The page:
I am a bit naïve. Yes, I am a psychiatrist, a Clinical Professor of Psychiatry, and the founder of the National Center for The Center for Whole Psychiatry + Brain Recovery. Given my experience, I should, you would think, know better. Yet I was in practice for probably 20 or more years before I realized that some times my patients lie to me about how they are doing, and whether they are following our jointly agreed upon recommendations. I am prompted to write about this, because a week ago I had an experience where a patient told me that she was lying to her other doctor.
Now, using the word ‘lying’ seems a bit strong, but I use it to get the point across. In fact, it is more like hiding the truth, not wanting to disappoint the doctor, avoiding shame, judgment, criticism, or the doctor’s expected anger. Any reason that might inspire a child or adolescent to lie to their parent can probably be operative here because, understandably, being a patient is a vulnerable state for many.
My patient’s name is Joan. Joan is a 58-year old married accountant who has, for the past 15 months, been having odd symptoms—feeling like the walls are closing in on her, feeling unsteady on her feet all the time, as if she just got off a boat, seeing faces “melting”. A thorough medical and psychiatric work has revealed some underlying hormonal, nutritional, and immunological dysfunctions, which are contributing to the symptoms. As part of the medical work-up I referred her to a neurologist (Dr. Blandt), who prescribed a medication for Joan. When I next met with Joan, I asked her if the medication worked and discovered her lie. Our conversation went like this:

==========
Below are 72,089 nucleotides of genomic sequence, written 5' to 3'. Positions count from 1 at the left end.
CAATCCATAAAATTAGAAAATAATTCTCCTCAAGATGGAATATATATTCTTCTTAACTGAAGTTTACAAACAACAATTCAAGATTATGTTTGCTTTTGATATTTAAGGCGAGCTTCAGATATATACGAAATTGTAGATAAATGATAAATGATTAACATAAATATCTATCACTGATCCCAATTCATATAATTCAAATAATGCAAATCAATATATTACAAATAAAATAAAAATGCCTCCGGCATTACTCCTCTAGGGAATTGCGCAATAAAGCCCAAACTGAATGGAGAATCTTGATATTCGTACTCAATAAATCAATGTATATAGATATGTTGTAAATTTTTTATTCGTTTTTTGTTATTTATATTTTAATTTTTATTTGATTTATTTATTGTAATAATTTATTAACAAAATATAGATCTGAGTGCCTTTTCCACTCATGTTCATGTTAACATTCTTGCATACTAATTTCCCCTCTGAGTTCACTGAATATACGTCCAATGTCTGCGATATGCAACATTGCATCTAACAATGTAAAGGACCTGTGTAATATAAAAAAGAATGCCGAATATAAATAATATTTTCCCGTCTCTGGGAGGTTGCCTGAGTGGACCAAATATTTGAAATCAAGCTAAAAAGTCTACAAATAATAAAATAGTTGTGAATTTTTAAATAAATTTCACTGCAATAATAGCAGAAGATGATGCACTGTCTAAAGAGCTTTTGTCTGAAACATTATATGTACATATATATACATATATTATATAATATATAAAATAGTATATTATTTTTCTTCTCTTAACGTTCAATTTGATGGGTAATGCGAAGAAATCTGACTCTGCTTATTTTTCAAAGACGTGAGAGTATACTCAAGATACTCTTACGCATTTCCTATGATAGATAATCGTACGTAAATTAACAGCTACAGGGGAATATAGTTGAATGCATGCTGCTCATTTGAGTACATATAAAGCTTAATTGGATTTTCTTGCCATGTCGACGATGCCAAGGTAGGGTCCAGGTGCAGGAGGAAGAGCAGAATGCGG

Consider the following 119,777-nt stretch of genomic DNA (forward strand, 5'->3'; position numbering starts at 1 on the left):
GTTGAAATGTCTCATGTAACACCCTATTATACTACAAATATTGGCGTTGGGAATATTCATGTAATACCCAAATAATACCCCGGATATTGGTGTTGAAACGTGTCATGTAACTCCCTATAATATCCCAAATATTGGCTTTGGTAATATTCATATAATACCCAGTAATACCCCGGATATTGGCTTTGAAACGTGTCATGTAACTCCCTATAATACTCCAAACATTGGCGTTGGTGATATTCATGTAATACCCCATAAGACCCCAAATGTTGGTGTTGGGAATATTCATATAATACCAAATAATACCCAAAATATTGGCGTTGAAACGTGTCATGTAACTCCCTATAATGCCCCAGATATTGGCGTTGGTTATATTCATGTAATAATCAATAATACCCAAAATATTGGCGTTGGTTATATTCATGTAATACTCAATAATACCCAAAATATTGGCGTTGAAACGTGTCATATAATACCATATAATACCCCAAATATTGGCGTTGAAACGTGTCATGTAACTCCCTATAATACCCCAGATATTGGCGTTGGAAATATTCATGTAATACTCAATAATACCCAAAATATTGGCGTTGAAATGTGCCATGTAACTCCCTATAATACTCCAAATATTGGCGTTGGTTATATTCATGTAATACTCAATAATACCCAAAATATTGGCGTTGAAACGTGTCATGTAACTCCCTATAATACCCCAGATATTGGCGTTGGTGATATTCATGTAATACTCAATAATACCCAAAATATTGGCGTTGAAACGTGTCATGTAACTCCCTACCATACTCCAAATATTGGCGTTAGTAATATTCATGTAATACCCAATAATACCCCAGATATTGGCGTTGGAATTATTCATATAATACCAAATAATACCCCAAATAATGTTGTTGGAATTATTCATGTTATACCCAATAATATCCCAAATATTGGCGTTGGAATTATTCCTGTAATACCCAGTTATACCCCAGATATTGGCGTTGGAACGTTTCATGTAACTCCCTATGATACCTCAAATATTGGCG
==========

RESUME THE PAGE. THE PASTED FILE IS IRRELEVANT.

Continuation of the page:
“Joan, what did Dr. Blandt say when you saw her last week?”
“ Well not that much, she had given me the Scopolamine, but I didn’t like it.”
“Did you tell her that?”
“What did Dr. Blandt say?”
“She said I should try different drug.”
“How long did you take the Scopolamine for?”
“Not very long, I took it once or twice.”
“Did you tell Dr. Blandt that?”
“I didn’t want her to be upset with me. I don’t want more drugs.”
“Joan, you have a right to not take a medicine, but you need to tell Dr. Blandt the whole truth and your concerns. Dr. Blandt may well conclude that the Scopolamine didn’t help you, and so it’s not helpful for the type of symptoms you have and other patients like you have. She will be less likely to prescribe it for other patients, based on the experience she believes you had. Dr. Blandt’s ability to help people is somewhat diminished by such erroneous information. When this happens enough a doctor’s ability to help their patients is compromised. You need to be more direct.”
I explained to Joan how her inaccurate reporting to Dr. Blandt could easily effect her ability to get relief through proper diagnosis and treatment her problem. A patient’s reaction to medication tells the physician something about the patient’s biology and clarifies the diagnosis.
Inaccurate reporting leads to inaccurate treatment not just for you, but for others with similar conditions or symptoms. If you fear telling your doctor the whole truth when you are face to face, consider writing her a note before you see her telling the doctor ALL the facts of your situation – whatever they are. You can certainly tell the doctor in the note that you have some fear or concern about telling him the whole truth. An understanding physician will appreciate your concerns and your honesty.